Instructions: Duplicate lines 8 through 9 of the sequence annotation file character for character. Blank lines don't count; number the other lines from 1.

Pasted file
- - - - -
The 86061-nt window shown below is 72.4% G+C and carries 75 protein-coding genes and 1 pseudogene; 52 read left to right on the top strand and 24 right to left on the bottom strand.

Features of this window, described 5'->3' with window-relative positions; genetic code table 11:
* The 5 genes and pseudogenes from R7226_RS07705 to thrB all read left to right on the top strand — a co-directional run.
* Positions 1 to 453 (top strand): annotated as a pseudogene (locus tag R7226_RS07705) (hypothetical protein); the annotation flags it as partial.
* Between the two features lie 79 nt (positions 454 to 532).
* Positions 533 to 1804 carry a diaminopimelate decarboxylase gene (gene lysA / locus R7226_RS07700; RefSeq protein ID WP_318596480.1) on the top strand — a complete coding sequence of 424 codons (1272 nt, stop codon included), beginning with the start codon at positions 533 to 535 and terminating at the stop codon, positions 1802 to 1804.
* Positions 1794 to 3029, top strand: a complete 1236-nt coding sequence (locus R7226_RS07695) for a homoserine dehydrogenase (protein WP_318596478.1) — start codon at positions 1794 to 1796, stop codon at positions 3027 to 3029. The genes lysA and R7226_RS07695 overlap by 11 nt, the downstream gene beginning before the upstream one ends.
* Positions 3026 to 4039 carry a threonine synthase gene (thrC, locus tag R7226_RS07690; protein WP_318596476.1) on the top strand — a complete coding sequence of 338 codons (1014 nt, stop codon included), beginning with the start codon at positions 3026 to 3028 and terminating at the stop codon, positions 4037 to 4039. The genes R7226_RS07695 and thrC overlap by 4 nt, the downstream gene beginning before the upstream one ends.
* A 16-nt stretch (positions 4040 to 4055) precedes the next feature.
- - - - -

* Positions 3026 to 4039 carry a threonine synthase gene (thrC, locus tag R7226_RS07690; protein WP_318596476.1) on the top strand — a complete coding sequence of 338 codons (1014 nt, stop codon included), beginning with the start codon at positions 3026 to 3028 and terminating at the stop codon, positions 4037 to 4039. The genes R7226_RS07695 and thrC overlap by 4 nt, the downstream gene beginning before the upstream one ends.
* A 16-nt stretch (positions 4040 to 4055) precedes the next feature.